Quest for trade deals takes Britain into turbulent seas

Linda J. Dodson

EU exit could push UK standards closer to WTO

Regrettably for all observers of trade, the issue of hormone-fed beef is likely to rear its head in Britain’s talks with all other countries that do not already have a deal with the EU, such as Australia and New Zealand.

“The UK will be under more pressure to bring its attitude in line with the global centre of gravity,” Booth says.

“Away from the EU’s precautionary principle that you ban things because they might be dangerous and more in line with the World Trade Organisation’s principle that you can’t ban things just because you don’t like the way they’re produced.”

Nonetheless, Elizabeth Ames, chair of the Australia Institute at King’s College London and a former Australian trade negotiator from 2009 to 2015, claims Britain need not worry about Australian food standards or an onslaught of Australian beef, lamb and wheat.

“Australia already struggles to keep up with the demand from east Asia for its products and it takes a long time to set up a logistics chain to export agricultural products safely,” she says.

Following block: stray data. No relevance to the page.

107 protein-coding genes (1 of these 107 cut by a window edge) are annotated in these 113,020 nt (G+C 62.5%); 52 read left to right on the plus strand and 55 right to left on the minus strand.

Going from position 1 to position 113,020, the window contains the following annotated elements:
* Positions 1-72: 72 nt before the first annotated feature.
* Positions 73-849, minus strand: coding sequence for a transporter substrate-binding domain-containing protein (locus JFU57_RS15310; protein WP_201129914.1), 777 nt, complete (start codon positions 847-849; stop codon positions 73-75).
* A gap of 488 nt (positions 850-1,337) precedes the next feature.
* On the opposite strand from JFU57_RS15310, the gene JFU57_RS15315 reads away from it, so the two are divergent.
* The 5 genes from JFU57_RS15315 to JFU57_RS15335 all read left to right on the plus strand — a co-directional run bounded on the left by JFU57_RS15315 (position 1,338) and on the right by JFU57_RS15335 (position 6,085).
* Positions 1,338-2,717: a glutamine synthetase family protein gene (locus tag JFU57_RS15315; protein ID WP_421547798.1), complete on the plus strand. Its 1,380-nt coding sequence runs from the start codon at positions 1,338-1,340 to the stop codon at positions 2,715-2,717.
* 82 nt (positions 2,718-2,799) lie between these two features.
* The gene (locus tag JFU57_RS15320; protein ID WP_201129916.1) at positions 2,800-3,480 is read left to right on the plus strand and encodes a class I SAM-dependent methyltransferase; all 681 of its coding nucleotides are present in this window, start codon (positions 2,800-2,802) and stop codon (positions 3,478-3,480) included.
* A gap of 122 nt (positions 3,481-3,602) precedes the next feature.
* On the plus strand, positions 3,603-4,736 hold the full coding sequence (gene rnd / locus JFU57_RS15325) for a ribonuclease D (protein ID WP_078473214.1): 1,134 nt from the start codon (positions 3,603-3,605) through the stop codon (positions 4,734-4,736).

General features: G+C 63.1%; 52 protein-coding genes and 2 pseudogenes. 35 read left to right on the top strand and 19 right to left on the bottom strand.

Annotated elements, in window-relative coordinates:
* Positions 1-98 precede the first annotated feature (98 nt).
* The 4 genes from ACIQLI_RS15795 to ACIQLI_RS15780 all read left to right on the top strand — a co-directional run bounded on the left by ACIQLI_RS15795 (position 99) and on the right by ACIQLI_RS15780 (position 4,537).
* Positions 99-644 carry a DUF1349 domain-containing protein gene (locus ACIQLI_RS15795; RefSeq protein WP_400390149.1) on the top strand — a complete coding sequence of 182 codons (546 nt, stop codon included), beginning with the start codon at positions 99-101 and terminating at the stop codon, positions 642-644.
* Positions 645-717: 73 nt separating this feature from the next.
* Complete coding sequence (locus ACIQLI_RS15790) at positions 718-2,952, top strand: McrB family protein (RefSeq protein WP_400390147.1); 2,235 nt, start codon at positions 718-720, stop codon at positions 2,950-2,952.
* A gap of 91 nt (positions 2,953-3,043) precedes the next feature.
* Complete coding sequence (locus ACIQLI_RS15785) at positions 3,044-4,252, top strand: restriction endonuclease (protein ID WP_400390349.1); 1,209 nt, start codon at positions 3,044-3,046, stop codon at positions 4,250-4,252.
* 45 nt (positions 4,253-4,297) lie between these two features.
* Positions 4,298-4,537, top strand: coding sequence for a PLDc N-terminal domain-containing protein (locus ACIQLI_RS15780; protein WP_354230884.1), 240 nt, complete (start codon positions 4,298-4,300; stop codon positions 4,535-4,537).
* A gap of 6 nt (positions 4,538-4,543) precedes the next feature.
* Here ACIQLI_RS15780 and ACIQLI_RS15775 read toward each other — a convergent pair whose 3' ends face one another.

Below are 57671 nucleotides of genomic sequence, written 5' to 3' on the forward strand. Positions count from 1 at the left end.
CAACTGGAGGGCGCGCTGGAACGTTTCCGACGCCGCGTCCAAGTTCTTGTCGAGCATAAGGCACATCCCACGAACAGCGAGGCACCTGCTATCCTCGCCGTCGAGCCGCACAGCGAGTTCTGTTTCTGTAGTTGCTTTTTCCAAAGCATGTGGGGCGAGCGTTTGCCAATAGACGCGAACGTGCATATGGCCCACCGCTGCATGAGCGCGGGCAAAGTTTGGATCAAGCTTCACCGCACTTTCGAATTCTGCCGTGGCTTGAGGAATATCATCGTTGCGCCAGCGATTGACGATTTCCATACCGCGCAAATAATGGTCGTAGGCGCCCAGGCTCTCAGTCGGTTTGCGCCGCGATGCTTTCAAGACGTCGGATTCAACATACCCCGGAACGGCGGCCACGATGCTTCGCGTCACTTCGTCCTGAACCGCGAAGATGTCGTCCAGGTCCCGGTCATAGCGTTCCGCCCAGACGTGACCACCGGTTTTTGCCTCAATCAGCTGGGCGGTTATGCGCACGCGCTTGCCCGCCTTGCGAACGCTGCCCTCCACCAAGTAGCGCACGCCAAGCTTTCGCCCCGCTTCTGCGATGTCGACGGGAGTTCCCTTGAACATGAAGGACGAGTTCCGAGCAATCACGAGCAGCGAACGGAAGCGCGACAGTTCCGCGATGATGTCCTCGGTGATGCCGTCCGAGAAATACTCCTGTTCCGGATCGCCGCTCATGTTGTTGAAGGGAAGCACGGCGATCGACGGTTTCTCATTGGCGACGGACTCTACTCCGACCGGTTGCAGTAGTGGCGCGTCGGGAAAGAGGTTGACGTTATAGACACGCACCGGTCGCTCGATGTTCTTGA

“Australia also has lots of space so there’s more free animal rearing and the Australian public doesn’t have the tolerance for the sorts of farming practices you see more in the US.”

She predicts an Australia deal could be completed by the middle of next year. Speaking to MPs on Wednesday, she will argue that services and digital trade – instead of agriculture – should be centralised in the campaign for Global Britain.

“There’s a real opportunity for the UK to go further in its services chapters with Australia than it has in other agreements – on regulatory alignment, mutual recognition of qualifications and visa conditions for skilled workers to move between the two countries,” she argues.

Trade with Australia, while not negligible, has plenty of room to grow compared to other large countries like the US and China.

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